A three-year battle by Indigenous club Northern United to gain admission to the Northern Rivers Regional Rugby League competition has finally been won.

The NRRRL clubs accepted Northern United’s submission at Monday night’s annual meeting, but imposed conditions on the club’s entry.

Delegates at the meeting also discussed the move by South Tweed to leave the NRRRL and play on the Gold Coast, with most echoing the sentiment of ‘let them go’.

However, a final decision still has to be made, but it appears that Northern United will fill the gap left by South Tweed.

It now appears there will be two new clubs in next season’s competition: Northern United and Evans Head.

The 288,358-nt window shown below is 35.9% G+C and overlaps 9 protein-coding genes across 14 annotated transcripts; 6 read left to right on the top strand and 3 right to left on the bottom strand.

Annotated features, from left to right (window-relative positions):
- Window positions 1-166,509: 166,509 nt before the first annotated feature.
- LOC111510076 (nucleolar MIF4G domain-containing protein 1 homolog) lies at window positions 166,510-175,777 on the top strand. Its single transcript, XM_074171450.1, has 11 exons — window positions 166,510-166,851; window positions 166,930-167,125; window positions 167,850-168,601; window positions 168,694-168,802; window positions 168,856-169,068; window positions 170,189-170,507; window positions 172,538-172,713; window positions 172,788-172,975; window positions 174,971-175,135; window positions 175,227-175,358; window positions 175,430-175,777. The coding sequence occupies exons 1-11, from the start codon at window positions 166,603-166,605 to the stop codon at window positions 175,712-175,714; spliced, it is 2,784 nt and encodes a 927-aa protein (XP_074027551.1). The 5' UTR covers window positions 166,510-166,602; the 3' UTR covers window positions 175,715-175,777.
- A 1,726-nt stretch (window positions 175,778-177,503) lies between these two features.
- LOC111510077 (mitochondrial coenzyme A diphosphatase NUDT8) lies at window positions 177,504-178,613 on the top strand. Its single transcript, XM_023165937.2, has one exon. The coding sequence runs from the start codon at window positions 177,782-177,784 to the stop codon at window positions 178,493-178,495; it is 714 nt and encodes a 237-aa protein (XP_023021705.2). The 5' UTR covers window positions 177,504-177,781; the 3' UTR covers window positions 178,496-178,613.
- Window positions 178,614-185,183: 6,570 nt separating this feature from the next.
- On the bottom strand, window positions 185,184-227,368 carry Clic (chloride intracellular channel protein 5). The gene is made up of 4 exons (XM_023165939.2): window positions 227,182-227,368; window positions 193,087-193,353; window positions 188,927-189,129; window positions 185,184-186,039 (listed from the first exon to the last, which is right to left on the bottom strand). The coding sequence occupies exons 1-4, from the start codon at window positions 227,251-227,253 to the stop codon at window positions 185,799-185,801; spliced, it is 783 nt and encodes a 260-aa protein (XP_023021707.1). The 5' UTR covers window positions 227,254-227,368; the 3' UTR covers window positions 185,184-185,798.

Northern United should have no trouble filling the three grades, despite anti-poaching restrictions placed on the club.

The club will not be allowed to sign any more than three players from any existing NRRRL clubs, and it also has to lodge a $10,000 bond with the league and be audited to prove its financial status.

Rugby league is the most popular sport within the local Indigenous communities, evidenced by Northern United’s strong showings in the annual NSW Aboriginal Knockout carnivals.

Club officials have stressed throughout their three-year bid to join the NRRRL that they will welcome any player.

Northern United’s admittance will be a nostalgic moment for many former South Lismore Rabbitohs players.

The club had a strong Indigenous make-up during its long career and produced some of the greats of local league.

It was one of the oldest clubs in NSW league when it was disbanded in the 1980s.

At this early stage, Chris Binge, who already has coached first-grade teams in the NRRRL — and took Ballina to the 2007 grand final — looms as the early favourite to be Northern United coach.